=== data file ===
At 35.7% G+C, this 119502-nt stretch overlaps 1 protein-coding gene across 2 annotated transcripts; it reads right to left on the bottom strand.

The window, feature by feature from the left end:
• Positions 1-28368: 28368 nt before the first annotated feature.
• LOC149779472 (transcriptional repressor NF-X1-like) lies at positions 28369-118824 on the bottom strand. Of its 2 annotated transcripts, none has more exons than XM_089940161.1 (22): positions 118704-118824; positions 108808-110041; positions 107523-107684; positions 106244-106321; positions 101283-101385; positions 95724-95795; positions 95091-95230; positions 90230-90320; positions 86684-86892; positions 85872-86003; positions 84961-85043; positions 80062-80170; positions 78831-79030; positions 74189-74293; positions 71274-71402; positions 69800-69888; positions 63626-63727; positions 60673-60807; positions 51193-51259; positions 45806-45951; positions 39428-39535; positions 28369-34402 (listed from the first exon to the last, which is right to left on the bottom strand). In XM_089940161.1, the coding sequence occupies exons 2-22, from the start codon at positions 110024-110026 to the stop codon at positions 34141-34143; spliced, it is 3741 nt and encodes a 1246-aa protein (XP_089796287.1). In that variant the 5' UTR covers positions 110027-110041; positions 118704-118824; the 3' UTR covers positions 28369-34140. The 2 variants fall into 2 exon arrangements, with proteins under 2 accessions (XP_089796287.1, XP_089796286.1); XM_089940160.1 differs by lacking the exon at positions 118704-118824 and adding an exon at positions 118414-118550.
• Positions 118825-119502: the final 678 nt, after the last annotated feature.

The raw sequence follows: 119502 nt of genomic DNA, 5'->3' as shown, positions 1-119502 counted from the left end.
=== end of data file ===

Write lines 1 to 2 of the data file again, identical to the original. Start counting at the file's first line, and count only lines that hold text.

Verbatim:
At 35.7% G+C, this 119502-nt stretch overlaps 1 protein-coding gene across 2 annotated transcripts; it reads right to left on the bottom strand.

The window, feature by feature from the left end: